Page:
Thoughts and cares of my own home fade. What is present becomes my focus–the endless flat stretches of highway through Kansas prairie, the shifting views of snow-capped Rockies in mist, the blue skies over Utah, wide and deep, dotted with lolling cotton clouds, the pink and white oleanders, heavy in bloom, spilling over the median on the California freeway.
Driving away from the day-to-day takes you to new places in the mind. For me, it brings up the curious mix of lives not claimed, and yet, the pervasive connection of all life.
What if the barren high desert of Nevada was the place I called home? Can I imagine life on a lone ranch, miles from neighbors? “Choosing this life sends out roads to earn their way without us.”
And then there’s the wonder of connection. My cousins and I see one other rarely, and yet the warm familial love doesn’t care about the years. It time jumps. Hanging out in the kitchen, making food for the book event, talking and laughing…we’ve never been apart.
Here’s another one: On the morning of the book signing, my cousin Jeanne got an email from a woman named Nancy H. Turns out she used to play bridge with my aunt, AND she is a long-time follower of my blog. It wasn’t until she read my last post with the invitation that she made the connection. She came to book signing, and we got to meet. How amazing is that?
That theme continued on our journey. In Berkeley, a friend from high school days–again someone I’ve seen little of over 40 years– helped me get ready for the signing at Pegasus Books. We shopped at the Berkeley Bowl together. I made Cornbread Panzanella in her kitchen.
And, at the Pegasus signing itself: Gerlinde of Sunny Cove Chef took the sweet notion to drive up from Santa Cruz to attend. We’ve virtually met through our blogs, now we’ve really met. The power of the web. The power of connections.
Five thousand miles, and we’re back home. Bill and I thought that everything looked fine, but felt different. We wandered from room to room, detached from our place. We’d taken up the gypsy life and hadn’t switched back into our old and familiar ways.
There’s nothing like preparing a meal in your own kitchen, sharing it with friends, to get you grounded. I’m getting there.
For today’s dish, I rummaged the fridge and pantry—found viable potatoes, beets,and green onions…green peas in the freezer. I snipped arugula and thyme from the yard.
It was kind of a throw-together, but it worked. Roasting the veggies, coating them in mustardy sweet-sour marinade, pulsing tangy arugula into the vinaigrette combined to make a delicious late spring salad.
LATE SPRING POTATO-PEA SALAD WITH ARUGULA-THYME VINAIGRETTE
2 pounds Yukon Gold potatoes, washed and cut into 1/2 ” slices
3 medium beets, cleaned
1 cup olive oil, divided
kosher or sea salt
2 cups small green peas, frozen
1 bundle green onions, divided
8 ounces fresh arugula
1/2 cup, divided white balsamic vinegar
1/4 cup coarse grain mustard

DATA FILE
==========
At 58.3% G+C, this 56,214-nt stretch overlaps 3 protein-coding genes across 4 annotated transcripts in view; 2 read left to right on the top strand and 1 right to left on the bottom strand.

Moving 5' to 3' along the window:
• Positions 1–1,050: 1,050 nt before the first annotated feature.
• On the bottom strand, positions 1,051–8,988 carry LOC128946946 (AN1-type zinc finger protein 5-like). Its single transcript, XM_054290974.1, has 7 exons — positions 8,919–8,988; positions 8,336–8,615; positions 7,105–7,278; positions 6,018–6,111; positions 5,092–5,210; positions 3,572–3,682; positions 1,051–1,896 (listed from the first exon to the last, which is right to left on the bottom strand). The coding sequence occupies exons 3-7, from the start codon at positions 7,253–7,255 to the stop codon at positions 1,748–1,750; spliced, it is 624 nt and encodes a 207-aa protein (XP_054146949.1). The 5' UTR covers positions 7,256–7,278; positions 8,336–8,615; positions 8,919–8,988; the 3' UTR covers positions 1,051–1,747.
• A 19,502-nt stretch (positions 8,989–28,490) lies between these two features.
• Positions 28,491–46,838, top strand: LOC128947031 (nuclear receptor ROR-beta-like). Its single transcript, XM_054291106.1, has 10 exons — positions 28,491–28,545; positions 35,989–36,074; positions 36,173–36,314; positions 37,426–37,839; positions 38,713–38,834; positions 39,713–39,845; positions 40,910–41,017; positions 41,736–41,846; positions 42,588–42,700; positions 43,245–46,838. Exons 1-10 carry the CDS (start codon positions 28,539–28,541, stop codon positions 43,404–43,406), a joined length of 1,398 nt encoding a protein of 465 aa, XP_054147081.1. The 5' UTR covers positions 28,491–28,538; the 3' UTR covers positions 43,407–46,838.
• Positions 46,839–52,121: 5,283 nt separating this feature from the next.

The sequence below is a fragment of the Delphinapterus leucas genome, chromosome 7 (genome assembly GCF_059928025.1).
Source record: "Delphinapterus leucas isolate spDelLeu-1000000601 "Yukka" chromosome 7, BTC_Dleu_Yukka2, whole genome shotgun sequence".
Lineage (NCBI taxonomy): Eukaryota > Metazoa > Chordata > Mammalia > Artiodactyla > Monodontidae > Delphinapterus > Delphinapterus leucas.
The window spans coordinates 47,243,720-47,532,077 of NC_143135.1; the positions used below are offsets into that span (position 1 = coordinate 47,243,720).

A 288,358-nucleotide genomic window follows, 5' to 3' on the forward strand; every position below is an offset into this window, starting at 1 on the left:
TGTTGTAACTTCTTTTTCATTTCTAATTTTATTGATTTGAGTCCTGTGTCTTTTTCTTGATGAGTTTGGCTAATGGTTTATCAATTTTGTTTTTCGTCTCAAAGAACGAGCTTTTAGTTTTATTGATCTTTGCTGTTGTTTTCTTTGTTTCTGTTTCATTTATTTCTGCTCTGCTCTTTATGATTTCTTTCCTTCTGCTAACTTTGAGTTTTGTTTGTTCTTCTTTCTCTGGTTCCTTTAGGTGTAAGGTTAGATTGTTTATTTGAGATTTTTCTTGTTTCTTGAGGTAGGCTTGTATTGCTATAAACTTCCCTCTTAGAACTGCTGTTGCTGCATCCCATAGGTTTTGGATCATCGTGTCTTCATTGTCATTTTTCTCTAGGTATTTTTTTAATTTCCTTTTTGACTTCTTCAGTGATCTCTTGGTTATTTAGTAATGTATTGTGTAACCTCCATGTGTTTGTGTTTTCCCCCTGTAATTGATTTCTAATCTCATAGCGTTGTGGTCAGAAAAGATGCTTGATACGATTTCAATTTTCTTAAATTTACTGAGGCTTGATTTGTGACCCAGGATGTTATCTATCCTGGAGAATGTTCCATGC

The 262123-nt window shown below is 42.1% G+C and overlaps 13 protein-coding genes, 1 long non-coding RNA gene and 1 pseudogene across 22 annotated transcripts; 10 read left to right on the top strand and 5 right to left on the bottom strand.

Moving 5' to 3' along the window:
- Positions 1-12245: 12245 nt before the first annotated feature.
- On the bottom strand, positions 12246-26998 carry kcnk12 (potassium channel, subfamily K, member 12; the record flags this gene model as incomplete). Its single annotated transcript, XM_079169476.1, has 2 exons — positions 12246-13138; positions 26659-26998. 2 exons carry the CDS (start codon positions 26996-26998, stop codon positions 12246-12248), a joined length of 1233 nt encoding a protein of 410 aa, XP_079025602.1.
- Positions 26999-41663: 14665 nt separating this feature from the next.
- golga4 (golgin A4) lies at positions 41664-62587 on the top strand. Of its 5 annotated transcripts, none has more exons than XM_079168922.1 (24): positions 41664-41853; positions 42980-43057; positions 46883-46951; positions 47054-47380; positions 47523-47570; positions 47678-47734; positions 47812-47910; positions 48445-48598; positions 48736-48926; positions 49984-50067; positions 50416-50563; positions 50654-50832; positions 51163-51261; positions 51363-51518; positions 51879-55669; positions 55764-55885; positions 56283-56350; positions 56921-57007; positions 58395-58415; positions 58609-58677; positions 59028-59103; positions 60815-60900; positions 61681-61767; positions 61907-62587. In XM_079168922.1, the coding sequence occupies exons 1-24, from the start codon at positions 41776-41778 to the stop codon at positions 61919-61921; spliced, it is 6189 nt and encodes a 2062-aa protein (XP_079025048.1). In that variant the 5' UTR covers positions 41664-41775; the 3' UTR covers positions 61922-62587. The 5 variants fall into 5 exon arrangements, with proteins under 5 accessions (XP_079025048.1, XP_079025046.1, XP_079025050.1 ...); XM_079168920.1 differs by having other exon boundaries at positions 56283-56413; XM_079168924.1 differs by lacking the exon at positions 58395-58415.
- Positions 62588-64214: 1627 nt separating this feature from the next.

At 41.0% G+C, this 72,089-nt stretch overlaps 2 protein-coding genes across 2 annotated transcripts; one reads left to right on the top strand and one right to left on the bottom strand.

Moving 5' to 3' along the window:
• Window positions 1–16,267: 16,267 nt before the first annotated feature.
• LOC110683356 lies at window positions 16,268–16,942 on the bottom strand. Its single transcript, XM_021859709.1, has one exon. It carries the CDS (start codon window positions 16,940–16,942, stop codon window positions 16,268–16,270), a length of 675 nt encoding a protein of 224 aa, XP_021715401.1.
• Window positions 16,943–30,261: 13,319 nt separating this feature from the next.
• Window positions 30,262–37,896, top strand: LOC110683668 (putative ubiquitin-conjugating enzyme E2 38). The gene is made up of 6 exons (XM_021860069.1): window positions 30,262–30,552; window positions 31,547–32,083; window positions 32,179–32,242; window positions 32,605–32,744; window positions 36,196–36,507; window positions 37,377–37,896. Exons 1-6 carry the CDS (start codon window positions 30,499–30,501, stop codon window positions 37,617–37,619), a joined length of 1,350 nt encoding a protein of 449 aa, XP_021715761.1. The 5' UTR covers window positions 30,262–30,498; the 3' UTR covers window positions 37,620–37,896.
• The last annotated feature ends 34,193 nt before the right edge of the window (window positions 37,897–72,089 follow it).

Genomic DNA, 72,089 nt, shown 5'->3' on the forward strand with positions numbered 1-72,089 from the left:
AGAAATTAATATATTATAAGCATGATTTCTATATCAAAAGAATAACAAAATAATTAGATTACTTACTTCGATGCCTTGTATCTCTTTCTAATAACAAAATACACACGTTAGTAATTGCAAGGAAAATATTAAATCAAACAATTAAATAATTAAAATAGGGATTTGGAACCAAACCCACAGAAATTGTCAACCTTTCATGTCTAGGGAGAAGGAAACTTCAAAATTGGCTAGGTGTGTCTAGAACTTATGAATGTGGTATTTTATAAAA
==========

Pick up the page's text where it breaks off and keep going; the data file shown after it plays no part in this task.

1 bunch fresh thyme
3-4 strips crumbled bacon (optional)
Preheat the oven to 425 degrees. On one sheet pan, place the sliced potatoes. Pour about 1/4 cup oil over the slices, and toss to coat. Sprinkle with salt and black pepper. Roast for 20-25 minutes, until golden brown.
One another sheet pan lined with foil or parchment, place the beets. Coat with olive oil, sprinkle with salt, and place into the preheated 425 degree oven to roast for 25-30 minutes.
Place the peas into a saucepan. Add 1/4 cup water and bring to a simmer on low heat, cooking the peas until tender, but still with bright green pop. Remove from heat, drain and cool.
Chop two greens onions and pick 1 teaspoon fresh thyme leaves. Stir into the peas and set aside.
Remove potatoes from baking pan. Deglaze the pan with 1/4 cup white balsamic vinegar and 2 tablespoons coarse grain mustard. Stir up any crusty bits into the sauce. Pour over the potatoes.
Remove the beets and allow to cool. Peel and slice into rounds. Splash with 1 tablespoon vinegar and set aside.
Make the Arugula Thyme Vinaigrette:
In a food processor fitted with the steel blade, place 3 tablespoons white balsamic vinegar, 1 tablespoon coarse grain mustard, 3 chopped green onions, 1 tablespoon fresh thyme, and 1 cup arugula leaves. Pulse until chopped together, then process, pouring in the 1/2 cup olive oil, a little at a time.
Season with salt and black pepper to taste.
Place a bed of arugula onto the base of the salad bowl. Place a ring of marinated potato slices, followed by a ring of sliced pickled beets, finished with a mound of peas. Dot the salad with little pours of the green vinaigrette. Sprinkle bacon bits over the salad if desired.
Holiday Trio: winter jewel salad with roasted shallot dressing, “stamppot,” balsamic vinegar pot roast
It is the Sunday after Thanksgiving, and the last day of November. It’s overcast this afternoon, and oddly quiet in my neighborhood–perhaps the clouds have muffled the usual sounds of busy-ness. Perhaps everyone is just laying low, passing a restful time, post-feasting.
Poised as we are on the brink of December, I call this little respite the calm before the fury: Holidays, families, friends, parties and travels; trees and wreaths and lights, cooking and baking, shopping and wrapping…
Maybe it doesn’t have to be a mad dash, a stress-filled careen through the remaining 31 days of 2014. What if it’s simply fun? I’m looking for that. Fun, with an accent on simple.
In that spirit, I’ve assembled a trio of delicious dishes, for your pleasure. They fall into that simple category, to be sure, but they each share qualities that make them seem more complex, like you’d spent overwrought time on them.